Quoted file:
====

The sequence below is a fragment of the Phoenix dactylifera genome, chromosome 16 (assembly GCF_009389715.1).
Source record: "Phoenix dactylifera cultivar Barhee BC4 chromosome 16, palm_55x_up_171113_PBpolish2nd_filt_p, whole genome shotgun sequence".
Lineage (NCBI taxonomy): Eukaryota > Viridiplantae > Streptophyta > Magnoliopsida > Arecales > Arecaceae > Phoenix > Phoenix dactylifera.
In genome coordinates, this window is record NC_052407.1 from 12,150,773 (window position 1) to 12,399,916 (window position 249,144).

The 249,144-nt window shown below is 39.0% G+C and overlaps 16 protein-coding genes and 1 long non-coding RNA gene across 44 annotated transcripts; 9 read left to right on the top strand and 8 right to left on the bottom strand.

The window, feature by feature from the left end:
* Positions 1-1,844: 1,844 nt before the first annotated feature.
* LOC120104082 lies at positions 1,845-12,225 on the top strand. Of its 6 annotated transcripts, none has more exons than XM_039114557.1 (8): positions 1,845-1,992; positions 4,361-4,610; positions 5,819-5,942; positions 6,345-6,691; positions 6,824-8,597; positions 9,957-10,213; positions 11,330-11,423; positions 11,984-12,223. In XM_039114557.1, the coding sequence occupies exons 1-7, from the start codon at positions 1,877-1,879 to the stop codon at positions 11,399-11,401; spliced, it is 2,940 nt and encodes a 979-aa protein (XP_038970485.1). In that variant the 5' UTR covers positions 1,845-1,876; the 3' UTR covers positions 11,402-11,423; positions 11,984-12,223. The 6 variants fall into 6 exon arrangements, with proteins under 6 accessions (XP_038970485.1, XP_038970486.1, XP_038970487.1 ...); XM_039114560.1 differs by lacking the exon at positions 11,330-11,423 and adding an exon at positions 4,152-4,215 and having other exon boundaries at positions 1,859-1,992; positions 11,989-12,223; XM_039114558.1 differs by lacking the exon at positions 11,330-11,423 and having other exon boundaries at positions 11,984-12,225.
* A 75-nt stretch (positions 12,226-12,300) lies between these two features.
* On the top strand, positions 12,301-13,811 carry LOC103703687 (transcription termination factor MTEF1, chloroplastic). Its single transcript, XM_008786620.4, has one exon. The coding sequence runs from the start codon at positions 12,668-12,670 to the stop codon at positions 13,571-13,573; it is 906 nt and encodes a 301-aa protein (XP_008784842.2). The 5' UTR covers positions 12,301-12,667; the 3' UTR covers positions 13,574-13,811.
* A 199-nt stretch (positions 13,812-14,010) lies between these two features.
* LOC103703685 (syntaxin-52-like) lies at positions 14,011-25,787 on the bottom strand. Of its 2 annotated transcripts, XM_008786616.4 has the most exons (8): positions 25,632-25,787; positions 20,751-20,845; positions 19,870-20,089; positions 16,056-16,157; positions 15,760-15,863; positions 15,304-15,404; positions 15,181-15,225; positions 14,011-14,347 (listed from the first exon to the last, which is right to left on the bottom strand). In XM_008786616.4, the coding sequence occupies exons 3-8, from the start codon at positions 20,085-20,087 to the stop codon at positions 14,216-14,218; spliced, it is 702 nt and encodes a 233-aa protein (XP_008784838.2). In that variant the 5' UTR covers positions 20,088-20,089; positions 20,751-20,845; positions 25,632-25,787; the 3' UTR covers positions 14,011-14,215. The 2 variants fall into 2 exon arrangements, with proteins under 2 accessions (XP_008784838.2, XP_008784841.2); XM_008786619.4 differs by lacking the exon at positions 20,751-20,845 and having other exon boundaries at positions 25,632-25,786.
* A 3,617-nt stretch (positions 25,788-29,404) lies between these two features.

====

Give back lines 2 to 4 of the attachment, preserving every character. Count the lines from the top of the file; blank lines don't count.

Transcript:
Source record: "Phoenix dactylifera cultivar Barhee BC4 chromosome 16, palm_55x_up_171113_PBpolish2nd_filt_p, whole genome shotgun sequence".
Lineage (NCBI taxonomy): Eukaryota > Viridiplantae > Streptophyta > Magnoliopsida > Arecales > Arecaceae > Phoenix > Phoenix dactylifera.
In genome coordinates, this window is record NC_052407.1 from 12,150,773 (window position 1) to 12,399,916 (window position 249,144).